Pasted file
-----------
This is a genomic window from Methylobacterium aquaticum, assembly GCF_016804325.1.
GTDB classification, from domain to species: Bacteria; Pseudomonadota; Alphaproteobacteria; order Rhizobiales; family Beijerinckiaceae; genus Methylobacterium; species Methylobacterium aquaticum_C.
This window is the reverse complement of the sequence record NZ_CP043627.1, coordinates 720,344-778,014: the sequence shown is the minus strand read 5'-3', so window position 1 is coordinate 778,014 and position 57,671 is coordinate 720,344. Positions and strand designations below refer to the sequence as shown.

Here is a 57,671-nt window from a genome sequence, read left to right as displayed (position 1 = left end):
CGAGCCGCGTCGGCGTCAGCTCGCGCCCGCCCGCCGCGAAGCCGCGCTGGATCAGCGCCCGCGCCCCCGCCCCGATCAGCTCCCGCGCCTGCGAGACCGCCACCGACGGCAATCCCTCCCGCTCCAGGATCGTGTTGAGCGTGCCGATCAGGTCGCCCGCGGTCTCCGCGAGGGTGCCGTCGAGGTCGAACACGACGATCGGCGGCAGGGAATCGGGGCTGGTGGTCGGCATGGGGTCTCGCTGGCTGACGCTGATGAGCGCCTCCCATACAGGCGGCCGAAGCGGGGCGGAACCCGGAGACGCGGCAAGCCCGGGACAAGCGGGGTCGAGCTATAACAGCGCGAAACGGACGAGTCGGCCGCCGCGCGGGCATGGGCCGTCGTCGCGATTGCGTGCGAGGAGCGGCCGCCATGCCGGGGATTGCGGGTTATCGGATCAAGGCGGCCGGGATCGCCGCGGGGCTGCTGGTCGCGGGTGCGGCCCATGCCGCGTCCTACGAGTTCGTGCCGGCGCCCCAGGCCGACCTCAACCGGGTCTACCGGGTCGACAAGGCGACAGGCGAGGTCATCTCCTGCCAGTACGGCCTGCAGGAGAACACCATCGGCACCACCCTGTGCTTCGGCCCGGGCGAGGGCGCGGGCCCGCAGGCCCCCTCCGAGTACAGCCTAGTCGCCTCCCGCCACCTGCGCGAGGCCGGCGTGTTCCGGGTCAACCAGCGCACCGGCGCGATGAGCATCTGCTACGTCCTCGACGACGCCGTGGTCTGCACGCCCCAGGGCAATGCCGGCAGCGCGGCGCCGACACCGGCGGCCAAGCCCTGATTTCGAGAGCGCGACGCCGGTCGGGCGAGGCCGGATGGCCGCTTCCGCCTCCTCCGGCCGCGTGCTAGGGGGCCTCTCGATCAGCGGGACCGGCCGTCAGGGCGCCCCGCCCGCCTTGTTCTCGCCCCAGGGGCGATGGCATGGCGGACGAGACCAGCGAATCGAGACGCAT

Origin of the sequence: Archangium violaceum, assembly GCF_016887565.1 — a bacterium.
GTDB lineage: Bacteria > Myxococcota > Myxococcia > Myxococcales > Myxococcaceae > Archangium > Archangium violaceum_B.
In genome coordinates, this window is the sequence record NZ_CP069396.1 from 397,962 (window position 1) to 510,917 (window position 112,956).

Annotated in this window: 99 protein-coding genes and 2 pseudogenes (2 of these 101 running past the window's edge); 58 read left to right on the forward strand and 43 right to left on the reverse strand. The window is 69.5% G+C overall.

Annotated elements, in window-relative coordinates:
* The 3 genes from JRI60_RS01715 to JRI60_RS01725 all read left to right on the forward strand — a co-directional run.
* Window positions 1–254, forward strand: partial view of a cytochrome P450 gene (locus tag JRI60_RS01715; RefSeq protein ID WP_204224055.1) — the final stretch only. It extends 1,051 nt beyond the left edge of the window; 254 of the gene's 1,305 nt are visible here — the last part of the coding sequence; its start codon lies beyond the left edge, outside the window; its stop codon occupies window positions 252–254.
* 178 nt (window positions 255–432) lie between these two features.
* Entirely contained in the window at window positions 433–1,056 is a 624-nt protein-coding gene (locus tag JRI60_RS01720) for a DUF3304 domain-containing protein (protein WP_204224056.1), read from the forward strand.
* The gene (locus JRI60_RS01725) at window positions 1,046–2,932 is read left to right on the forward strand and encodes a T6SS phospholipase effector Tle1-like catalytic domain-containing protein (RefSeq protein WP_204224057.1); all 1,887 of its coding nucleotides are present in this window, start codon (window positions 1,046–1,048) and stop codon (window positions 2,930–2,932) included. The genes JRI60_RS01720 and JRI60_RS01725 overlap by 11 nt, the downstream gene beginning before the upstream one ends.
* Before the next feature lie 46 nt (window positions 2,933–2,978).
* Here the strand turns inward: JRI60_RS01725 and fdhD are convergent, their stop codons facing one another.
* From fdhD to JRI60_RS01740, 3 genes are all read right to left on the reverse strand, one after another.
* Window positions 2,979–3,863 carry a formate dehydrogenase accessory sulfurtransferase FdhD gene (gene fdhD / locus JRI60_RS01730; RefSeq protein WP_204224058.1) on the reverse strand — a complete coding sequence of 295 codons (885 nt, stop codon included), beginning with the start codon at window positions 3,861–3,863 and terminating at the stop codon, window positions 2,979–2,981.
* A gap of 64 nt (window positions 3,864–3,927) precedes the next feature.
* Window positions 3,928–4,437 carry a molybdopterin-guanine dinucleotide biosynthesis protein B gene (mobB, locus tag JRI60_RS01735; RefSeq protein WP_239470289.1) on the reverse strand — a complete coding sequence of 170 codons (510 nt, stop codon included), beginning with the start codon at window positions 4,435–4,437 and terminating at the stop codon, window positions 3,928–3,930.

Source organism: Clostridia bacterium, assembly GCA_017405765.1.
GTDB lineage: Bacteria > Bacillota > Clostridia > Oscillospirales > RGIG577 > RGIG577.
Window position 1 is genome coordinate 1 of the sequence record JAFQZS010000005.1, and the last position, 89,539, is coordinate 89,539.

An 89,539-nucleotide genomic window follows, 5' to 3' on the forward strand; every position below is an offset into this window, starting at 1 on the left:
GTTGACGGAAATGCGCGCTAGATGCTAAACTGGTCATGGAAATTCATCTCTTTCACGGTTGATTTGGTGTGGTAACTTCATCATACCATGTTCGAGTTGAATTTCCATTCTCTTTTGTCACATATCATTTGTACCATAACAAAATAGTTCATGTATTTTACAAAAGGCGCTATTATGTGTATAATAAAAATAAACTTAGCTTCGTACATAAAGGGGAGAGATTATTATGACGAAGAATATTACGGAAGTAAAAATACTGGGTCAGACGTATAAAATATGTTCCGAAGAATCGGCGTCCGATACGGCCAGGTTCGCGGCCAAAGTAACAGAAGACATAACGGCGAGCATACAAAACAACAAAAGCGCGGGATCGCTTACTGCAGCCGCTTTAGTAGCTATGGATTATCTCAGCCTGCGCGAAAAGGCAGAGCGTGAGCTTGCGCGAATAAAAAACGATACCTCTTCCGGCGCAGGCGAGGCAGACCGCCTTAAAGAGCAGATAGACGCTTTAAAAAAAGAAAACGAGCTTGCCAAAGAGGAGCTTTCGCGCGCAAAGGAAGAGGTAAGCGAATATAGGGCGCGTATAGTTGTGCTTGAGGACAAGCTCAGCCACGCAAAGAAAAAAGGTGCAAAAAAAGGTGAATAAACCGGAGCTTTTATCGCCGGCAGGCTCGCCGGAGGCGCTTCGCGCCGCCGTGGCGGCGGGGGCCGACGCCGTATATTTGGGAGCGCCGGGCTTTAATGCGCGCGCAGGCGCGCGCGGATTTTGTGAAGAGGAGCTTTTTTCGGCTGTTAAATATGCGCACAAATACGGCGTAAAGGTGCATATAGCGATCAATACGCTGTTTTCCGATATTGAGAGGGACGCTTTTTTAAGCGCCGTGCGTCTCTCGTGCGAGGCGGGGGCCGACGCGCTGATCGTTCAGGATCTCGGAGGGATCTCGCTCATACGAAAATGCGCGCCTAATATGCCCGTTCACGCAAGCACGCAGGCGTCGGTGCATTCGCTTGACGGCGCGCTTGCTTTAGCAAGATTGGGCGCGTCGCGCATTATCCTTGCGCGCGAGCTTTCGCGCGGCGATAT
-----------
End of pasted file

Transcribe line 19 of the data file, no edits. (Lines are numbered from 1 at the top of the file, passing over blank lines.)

* Window positions 2,979–3,863 carry a formate dehydrogenase accessory sulfurtransferase FdhD gene (gene fdhD / locus JRI60_RS01730; RefSeq protein WP_204224058.1) on the reverse strand — a complete coding sequence of 295 codons (885 nt, stop codon included), beginning with the start codon at window positions 3,861–3,863 and terminating at the stop codon, window positions 2,979–2,981.